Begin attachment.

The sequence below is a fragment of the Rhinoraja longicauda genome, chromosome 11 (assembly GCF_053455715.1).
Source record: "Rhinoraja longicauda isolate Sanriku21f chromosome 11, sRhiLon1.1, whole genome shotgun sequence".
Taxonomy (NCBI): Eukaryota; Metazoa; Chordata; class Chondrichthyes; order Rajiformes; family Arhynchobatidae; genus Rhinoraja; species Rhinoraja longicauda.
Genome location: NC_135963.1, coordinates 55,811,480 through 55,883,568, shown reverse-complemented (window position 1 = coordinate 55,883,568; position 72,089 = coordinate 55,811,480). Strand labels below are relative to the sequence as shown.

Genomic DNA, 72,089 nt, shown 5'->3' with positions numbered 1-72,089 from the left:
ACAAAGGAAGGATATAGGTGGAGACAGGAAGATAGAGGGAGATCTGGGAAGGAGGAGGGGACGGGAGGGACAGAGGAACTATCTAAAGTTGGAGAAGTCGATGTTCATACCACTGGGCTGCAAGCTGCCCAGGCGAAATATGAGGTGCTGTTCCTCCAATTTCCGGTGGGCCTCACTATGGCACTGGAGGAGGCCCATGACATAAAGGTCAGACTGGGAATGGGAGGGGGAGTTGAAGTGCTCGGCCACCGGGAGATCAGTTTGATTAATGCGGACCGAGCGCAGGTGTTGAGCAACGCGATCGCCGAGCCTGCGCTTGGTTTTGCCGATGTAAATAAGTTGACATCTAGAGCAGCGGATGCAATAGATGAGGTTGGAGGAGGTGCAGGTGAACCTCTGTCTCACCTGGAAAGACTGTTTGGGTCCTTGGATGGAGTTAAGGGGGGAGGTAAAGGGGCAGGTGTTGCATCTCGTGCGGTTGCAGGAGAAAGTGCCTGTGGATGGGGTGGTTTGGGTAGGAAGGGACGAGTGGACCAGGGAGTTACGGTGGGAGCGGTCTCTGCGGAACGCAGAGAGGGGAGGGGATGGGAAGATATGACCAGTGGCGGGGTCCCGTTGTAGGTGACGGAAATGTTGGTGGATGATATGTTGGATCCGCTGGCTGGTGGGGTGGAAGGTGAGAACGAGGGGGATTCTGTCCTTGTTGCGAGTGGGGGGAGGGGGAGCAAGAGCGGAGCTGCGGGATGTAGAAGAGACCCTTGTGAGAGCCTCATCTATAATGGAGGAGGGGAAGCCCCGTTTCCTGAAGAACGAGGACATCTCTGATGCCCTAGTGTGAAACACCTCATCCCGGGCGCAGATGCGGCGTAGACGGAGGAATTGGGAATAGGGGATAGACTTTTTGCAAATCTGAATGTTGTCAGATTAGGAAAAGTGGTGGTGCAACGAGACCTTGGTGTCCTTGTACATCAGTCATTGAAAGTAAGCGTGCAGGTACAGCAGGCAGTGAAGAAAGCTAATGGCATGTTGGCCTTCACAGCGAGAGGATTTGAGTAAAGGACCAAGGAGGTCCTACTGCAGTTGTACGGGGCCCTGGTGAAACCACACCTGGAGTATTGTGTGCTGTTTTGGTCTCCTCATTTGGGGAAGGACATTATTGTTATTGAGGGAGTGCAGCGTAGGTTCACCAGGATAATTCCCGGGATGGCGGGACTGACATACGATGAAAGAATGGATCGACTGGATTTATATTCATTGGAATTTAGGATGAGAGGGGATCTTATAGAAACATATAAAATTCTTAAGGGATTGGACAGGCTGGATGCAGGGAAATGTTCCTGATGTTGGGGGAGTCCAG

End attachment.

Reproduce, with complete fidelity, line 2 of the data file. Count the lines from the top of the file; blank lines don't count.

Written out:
Source record: "Rhinoraja longicauda isolate Sanriku21f chromosome 11, sRhiLon1.1, whole genome shotgun sequence".